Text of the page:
CENTENNIAL, Colo. – Defense attorneys trying to spare the life of Colorado theater shooter James Holmes turned Monday to a court-appointed psychiatrist who previously testified for prosecutors that Holmes was legally sane during the 2012 attack but his mental illness led him to open fire.
Dr. Jeffrey Metzner's finding has not changed: He concluded that Holmes knew right from wrong when he killed 12 people and injured 70 others, therefore meeting the legal definition of sanity under Colorado law. But Metzner also says the attack would not have happened if not for Holmes' mental illness. The defense hopes that will persuade jurors to sentence Holmes to life in prison without parole instead of to death.
"Having psychosis doesn't take away your capacity to make choices. It may increase your capacity to make bad choices," Metzner testified Monday. "He acted on his delusions, and that's a reflection of the severity of his mental illness."
Metzner, who diagnosed Holmes with schizoaffective disorder, said he did not think Holmes went on his rampage to get notoriety or because of his longstanding hatred of mankind, which he described in a spiral notebook. Instead, Metzner said, Holmes' actions were "directly related" to delusions that killing people would increase his self-worth.
"I can come up with no other explanation for what he did," Metzner said.
Holmes knew what he was doing was illegal and that others would think it was wrong, Metzner reiterated in response to questions from District Attorney George Brauchler. The prosecutor brought up Holmes' statement that he did not want to date someone because he did not want anyone to be featured in news coverage as the girlfriend of a mass killer.
But whether Holmes knew right from wrong matters less now that jurors rejected his insanity plea and convicted him of 165 counts of murder, attempted murder and other crimes stemming from the July 20, 2012 shooting.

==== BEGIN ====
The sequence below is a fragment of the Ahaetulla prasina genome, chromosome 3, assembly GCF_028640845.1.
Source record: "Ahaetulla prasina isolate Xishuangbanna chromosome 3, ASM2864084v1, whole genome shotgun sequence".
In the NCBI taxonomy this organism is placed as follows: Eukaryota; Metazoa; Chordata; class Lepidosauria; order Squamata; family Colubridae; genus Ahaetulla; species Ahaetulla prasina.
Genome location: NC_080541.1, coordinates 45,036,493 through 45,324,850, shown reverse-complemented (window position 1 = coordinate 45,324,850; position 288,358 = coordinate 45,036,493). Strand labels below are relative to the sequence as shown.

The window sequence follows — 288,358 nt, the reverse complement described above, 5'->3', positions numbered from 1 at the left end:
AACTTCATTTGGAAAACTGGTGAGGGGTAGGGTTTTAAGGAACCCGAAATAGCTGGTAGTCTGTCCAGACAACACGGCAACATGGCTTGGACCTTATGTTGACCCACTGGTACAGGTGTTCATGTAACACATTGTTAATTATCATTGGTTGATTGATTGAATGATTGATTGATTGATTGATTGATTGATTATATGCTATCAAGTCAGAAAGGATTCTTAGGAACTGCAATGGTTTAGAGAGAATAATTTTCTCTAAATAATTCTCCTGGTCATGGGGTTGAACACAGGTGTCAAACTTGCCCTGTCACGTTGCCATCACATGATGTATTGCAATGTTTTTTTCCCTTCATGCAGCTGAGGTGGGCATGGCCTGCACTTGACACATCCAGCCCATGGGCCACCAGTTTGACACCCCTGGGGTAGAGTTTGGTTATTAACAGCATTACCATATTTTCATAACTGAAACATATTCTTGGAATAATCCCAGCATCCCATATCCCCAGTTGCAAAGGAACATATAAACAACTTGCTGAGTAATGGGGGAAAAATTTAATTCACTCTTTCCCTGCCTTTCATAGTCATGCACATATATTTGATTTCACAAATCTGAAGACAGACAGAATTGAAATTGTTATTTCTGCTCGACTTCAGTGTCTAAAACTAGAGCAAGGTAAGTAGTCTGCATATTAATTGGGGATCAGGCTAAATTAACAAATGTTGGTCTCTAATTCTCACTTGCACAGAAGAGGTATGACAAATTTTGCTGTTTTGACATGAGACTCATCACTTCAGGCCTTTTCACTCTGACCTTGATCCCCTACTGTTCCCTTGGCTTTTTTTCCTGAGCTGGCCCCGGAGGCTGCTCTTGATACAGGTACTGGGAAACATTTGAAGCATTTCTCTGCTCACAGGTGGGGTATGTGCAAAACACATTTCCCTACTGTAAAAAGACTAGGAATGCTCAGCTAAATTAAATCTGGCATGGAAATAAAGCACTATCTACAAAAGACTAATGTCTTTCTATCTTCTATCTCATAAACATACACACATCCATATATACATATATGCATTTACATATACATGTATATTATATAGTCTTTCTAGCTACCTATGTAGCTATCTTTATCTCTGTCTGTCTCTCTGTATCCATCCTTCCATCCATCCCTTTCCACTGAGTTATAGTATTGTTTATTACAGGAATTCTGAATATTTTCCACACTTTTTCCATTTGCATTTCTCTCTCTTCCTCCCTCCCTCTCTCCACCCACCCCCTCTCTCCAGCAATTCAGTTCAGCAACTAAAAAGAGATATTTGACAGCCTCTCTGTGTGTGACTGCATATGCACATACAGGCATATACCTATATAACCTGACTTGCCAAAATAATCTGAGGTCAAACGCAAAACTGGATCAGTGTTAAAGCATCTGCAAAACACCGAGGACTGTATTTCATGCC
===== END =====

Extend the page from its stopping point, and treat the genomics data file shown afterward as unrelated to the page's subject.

Jurors decided unanimously last week that the attack was cruel enough to justify the death penalty, but they must now determine whether Holmes' mental illness and other factors outweigh the gravity of his crimes. If so, Holmes would get a life sentence instead of execution.
Meanwhile, Holmes' lawyers asked the judge to question a dozen jurors who said they heard about the deadly theater shooting in Lafayette, Louisiana, last week. The defense feared some jurors might decide Holmes should be sentenced to death for possibly inspiring a copycat shooting.
Judge Carlos A. Samour Jr. determined they had learned little about Thursday's shooting that killed two and wounded nine others and could still be impartial.
The 12 jurors said they saw or heard about it through news reports or from friends or family but they quickly turned away or ended those conversations.
One woman acknowledged that she "wasn't thinking" when she skimmed an article about the Lafayette shooting. She mentioned it to her husband, who said he didn't bring it up because he didn't think she should know about it.
Another juror said she got a text from a friend about "another theater shooting." One said she turned off her radio after hearing a mention of the shooting on National Public Radio.